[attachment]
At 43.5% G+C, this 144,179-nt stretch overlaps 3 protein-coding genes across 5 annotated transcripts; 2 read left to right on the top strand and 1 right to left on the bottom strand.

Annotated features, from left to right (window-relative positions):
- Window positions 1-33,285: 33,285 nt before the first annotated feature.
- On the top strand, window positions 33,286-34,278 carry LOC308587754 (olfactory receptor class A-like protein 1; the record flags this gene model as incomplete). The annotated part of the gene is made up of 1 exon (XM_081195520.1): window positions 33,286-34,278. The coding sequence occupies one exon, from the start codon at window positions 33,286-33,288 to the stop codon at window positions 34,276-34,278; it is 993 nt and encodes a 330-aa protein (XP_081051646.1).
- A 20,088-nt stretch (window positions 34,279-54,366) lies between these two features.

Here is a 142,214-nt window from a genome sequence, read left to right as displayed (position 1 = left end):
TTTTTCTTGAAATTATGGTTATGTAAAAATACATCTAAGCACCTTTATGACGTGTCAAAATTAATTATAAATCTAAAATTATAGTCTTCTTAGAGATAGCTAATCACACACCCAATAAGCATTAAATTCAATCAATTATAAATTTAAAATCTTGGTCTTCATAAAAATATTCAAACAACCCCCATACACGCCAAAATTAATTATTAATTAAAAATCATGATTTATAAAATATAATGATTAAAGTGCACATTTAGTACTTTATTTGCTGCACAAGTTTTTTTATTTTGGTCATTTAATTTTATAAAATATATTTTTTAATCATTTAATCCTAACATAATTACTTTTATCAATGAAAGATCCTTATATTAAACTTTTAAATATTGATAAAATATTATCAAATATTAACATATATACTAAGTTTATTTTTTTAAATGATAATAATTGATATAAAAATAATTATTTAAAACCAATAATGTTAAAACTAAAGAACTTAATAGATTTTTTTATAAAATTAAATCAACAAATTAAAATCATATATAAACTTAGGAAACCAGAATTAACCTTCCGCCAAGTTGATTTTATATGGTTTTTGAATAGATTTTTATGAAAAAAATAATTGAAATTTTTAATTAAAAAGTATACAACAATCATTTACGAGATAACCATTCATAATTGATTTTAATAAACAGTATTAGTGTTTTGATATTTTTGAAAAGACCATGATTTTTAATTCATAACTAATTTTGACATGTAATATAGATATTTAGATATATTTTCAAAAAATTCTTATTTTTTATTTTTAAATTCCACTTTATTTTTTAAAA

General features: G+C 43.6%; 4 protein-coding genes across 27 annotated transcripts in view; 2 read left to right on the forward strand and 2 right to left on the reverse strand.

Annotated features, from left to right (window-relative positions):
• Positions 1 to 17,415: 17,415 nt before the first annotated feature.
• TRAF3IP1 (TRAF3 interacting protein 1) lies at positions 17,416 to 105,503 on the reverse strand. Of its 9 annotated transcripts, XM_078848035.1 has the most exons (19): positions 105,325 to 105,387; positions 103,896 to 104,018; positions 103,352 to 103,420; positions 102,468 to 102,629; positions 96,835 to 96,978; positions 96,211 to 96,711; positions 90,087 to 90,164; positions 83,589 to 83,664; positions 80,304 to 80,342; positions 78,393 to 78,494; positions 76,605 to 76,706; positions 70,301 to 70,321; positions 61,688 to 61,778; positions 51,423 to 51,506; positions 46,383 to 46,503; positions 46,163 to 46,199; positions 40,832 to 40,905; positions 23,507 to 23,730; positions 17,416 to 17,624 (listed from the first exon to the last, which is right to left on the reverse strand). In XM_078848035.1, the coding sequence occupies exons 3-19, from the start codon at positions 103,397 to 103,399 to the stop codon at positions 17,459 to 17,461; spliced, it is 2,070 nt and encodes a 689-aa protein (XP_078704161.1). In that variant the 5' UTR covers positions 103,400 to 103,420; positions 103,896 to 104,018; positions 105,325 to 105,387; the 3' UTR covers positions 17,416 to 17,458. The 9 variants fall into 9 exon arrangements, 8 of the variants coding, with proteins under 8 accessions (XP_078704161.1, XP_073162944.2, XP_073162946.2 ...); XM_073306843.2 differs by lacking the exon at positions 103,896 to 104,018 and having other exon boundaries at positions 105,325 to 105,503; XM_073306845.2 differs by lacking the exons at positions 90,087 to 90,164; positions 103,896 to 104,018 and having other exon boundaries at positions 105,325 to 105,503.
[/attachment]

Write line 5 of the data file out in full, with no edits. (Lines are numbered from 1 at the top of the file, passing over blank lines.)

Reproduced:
- A 20,088-nt stretch (window positions 34,279-54,366) lies between these two features.